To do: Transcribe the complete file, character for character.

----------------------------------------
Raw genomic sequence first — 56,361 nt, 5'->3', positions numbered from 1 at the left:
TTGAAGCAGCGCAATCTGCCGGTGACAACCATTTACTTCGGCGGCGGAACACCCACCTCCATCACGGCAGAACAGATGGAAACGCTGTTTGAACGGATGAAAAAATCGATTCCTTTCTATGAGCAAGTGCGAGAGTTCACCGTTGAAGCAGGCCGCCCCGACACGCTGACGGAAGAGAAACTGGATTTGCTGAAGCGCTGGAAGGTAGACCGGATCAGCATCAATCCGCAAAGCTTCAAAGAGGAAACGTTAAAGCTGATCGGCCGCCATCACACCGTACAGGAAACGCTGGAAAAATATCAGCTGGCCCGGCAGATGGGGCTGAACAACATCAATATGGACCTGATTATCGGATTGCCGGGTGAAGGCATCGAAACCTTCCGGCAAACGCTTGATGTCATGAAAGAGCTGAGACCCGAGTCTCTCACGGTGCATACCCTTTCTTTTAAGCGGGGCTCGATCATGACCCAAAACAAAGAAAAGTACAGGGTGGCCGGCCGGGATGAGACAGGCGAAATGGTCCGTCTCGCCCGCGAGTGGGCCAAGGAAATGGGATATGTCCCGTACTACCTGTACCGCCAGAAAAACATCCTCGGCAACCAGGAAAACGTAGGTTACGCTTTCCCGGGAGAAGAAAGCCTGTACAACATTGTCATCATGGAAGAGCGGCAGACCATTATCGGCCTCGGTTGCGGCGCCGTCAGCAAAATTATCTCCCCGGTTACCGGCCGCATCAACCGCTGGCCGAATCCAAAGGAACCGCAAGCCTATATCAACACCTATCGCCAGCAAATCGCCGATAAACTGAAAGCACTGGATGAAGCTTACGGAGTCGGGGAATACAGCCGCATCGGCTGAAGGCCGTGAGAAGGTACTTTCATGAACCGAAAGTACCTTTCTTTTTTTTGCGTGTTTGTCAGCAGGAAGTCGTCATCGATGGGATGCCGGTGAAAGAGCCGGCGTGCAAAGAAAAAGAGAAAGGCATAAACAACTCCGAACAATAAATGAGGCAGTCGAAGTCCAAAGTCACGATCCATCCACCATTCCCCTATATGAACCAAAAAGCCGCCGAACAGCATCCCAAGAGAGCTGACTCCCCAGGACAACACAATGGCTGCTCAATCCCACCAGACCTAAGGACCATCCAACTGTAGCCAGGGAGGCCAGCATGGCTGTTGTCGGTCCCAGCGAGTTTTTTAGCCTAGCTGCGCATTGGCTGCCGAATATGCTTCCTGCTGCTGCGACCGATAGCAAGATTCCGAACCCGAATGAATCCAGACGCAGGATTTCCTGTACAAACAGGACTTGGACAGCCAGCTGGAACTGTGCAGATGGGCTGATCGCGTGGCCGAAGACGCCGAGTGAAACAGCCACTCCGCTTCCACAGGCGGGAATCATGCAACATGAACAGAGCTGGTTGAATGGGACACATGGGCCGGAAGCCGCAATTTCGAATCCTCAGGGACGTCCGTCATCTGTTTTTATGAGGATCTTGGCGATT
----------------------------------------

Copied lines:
Raw genomic sequence first — 56,361 nt, 5'->3', positions numbered from 1 at the left:
TTGAAGCAGCGCAATCTGCCGGTGACAACCATTTACTTCGGCGGCGGAACACCCACCTCCATCACGGCAGAACAGATGGAAACGCTGTTTGAACGGATGAAAAAATCGATTCCTTTCTATGAGCAAGTGCGAGAGTTCACCGTTGAAGCAGGCCGCCCCGACACGCTGACGGAAGAGAAACTGGATTTGCTGAAGCGCTGGAAGGTAGACCGGATCAGCATCAATCCGCAAAGCTTCAAAGAGGAAACGTTAAAGCTGATCGGCCGCCATCACACCGTACAGGAAACGCTGGAAAAATATCAGCTGGCCCGGCAGATGGGGCTGAACAACATCAATATGGACCTGATTATCGGATTGCCGGGTGAAGGCATCGAAACCTTCCGGCAAACGCTTGATGTCATGAAAGAGCTGAGACCCGAGTCTCTCACGGTGCATACCCTTTCTTTTAAGCGGGGCTCGATCATGACCCAAAACAAAGAAAAGTACAGGGTGGCCGGCCGGGATGAGACAGGCGAAATGGTCCGTCTCGCCCGCGAGTGGGCCAAGGAAATGGGATATGTCCCGTACTACCTGTACCGCCAGAAAAACATCCTCGGCAACCAGGAAAACGTAGGTTACGCTTTCCCGGGAGAAGAAAGCCTGTACAACATTGTCATCATGGAAGAGCGGCAGACCATTATCGGCCTCGGTTGCGGCGCCGTCAGCAAAATTATCTCCCCGGTTACCGGCCGCATCAACCGCTGGCCGAATCCAAAGGAACCGCAAGCCTATATCAACACCTATCGCCAGCAAATCGCCGATAAACTGAAAGCACTGGATGAAGCTTACGGAGTCGGGGAATACAGCCGCATCGGCTGAAGGCCGTGAGAAGGTACTTTCATGAACCGAAAGTACCTTTCTTTTTTTTGCGTGTTTGTCAGCAGGAAGTCGTCATCGATGGGATGCCGGTGAAAGAGCCGGCGTGCAAAGAAAAAGAGAAAGGCATAAACAACTCCGAACAATAAATGAGGCAGTCGAAGTCCAAAGTCACGATCCATCCACCATTCCCCTATATGAACCAAAAAGCCGCCGAACAGCATCCCAAGAGAGCTGACTCCCCAGGACAACACAATGGCTGCTCAATCCCACCAGACCTAAGGACCATCCAACTGTAGCCAGGGAGGCCAGCATGGCTGTTGTCGGTCCCAGCGAGTTTTTTAGCCTAGCTGCGCATTGGCTGCCGAATATGCTTCCTGCTGCTGCGACCGATAGCAAGATTCCGAACCCGAATGAATCCAGACGCAGGATTTCCTGTACAAACAGGACTTGGACAGCCAGCTGGAACTGTGCAGATGGGCTGATCGCGTGGCCGAAGACGCCGAGTGAAACAGCCACTCCGCTTCCACAGGCGGGAATCATGCAACATGAACAGAGCTGGTTGAATGGGACACATGGGCCGGAAGCCGCAATTTCGAATCCTCAGGGACGTCCGTCATCTGTTTTTATGAGGATCTTGGCGATT